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Welcome to Church Society online. We are a fellowship contending to reform and renew the Church of England in biblical faith. On this website, you will find details of our conferences, publications and other resources, as well as our regularly updated blog and weekly podcast.

  JAEC 2020   Priscilla Programme  

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Posted by Ros Clarke, 31 Mar 2020

Ros Clarke recommends the top five Church Society books to prepare for ordination.

Whether you are due to be ordained this year, currently in training, or consider the possibility, there are some important questions to consider first. At Church Society, we publish a wide range of resources for clergy and lay people, including books, a magazine and a journal, and online resources including a podcast and videos as well as blogposts and even some children’s resources. We hope there’s something valuable in everything we publish, but these are our top recommendations to help those who are considering or training for ordained ministry in the Church of England.

1. Foundations of Faith

Anglican pastors and theologians from around the world reflect on the foundational teachings of global Anglicanism. Putting the Thirty-nine Articles in their biblical and historical context, they navigate some of the difficult terrain with clear and compelling application for today. There is a commentary on each of the 39 Articles, together with relevant scriptures, questions for reflection and a prayer. The book is thus a devotional guide as well as a doctrinal one. This is essential reading for every Anglican minister.
Paperback | Hardback | Digital

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Posted by Fiona Gibson, 31 Mar 2020

Fiona Gibson considers the next of the seven deadly sins for our Lent series, The Blessed Life.

Is being slothful really all that bad?

If you’ve ever had occasion to stay in a hotel you’ll be familiar with the ‘do not disturb’ signs provided for weary travellers to hang on the outside of the bedroom door to ensure the housekeeping team don’t burst in with vacuum cleaners while the occupant is attempting to slumber. One such example frames the request very politely indeed: ‘Please don’t wake me. I want to sleep a little longer.’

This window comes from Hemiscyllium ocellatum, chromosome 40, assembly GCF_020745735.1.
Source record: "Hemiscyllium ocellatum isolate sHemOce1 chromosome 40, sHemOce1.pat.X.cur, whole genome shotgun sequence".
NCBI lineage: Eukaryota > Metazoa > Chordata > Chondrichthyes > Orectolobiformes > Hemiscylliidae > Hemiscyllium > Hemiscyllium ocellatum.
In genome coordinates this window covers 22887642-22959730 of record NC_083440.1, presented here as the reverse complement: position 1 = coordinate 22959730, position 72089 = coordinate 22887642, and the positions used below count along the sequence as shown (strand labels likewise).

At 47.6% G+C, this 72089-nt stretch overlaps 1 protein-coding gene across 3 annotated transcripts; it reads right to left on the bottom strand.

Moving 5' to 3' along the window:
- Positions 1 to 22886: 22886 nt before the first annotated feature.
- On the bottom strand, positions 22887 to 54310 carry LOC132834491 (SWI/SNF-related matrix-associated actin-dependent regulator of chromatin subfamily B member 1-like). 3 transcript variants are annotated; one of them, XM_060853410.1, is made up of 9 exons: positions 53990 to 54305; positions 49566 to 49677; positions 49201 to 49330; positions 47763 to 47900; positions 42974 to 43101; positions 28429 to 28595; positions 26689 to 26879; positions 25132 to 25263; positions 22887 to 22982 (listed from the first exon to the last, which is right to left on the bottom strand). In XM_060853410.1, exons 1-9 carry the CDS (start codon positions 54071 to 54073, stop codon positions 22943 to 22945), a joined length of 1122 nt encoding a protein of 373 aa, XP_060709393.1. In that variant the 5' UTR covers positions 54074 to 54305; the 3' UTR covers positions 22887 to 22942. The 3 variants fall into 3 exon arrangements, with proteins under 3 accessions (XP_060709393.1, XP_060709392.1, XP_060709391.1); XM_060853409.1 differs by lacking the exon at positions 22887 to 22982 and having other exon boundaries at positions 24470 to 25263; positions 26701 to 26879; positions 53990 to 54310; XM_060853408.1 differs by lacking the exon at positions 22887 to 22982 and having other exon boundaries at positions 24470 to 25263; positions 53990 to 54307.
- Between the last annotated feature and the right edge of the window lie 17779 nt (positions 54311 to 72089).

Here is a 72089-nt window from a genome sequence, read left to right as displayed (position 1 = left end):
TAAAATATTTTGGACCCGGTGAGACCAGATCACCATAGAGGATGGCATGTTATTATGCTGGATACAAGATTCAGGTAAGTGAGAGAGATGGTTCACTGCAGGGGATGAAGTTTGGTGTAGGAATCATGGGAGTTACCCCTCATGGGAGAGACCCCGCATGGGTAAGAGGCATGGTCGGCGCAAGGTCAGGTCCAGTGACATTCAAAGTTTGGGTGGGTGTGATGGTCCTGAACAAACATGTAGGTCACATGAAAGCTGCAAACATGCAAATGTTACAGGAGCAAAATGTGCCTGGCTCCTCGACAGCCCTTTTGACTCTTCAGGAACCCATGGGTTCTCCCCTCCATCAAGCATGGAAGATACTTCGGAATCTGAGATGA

Perhaps that’s the image you conjure up when you hear the word ‘sloth’. Of all the deadly sins we are being challenged about in this Lent series, sloth is the one most of us know least about. Sloth is usually reduced to the idea of laziness and what, really, is so deadly about being a bit lazy? Laziness isn’t really seen as much of a problem these days. It might be a minor character flaw, but is it any more serious than that? Can sloth really be called a sin — and a deadly sin at that? 

The Church Fathers certainly thought so. And, whilst they might not have used the language of Seven Deadly Sins, Luther and Calvin thought so too. So what is it?

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Posted by Dave Clancey, 30 Mar 2020

Dave Clancey continues our Lent series, The Blessed Life, with the next of the seven deadly sins.

What has made you angry in the past two weeks?

But the wisdom that comes from heaven is first of all pure; then peace-loving, considerate, submissive, full of mercy and good fruit, impartial and sincere. Peacemakers who sow in peace reap a harvest of righteousness.

What causes fights and quarrels among you? Don’t they come from your desires that battle within you? You desire but do not have, so you kill. You covet but you cannot get what you want, so you quarrel and fight. You do not have because you do not ask God. When you ask, you do not receive, because you ask with wrong motives, that you may spend what you get on your pleasures.
(James 3:17-4:3)

All sin is ugly, but some sins seem uglier than others. Surely wrath is one of the ugliest. The word conjures up images of red-faced rage, of fist-clenched fury, of an out-of-control offensive to crush and destroy. And when described that way, most of us can put this ugly sin far from us. We’re happy to condemn wrath as an ugly sin, we’re also happy to thank God that we’re not like ‘other people’ (Luke 18:11) who are afflicted with it. 

And yet, the sin of wrath may be closer to us than we imagine. Wrath lives in the same semantic world as anger, and anger is complicated. The Bible instructs us to rid ourselves of anger (Ephesians 4:31, Colossians 3:8), assumes that we will be angry (Ephesians 4:26, James 1:19), and is happy to recount the Lord Jesus’s anger (Mark 3:5). 

Anger is complicated because it’s good and appropriate to be angry against sin. To hear of the vulnerable being abused and taken advantage of, or of Christian brothers and sisters persecuted or oppressed because of their faith — these things should stir in us a response of ‘that’s not right!’ Anger directed towards sin is good and appropriate. God’s people are themselves condemned by the Lord when they are indifferent toward such evil (Amos 6:6).

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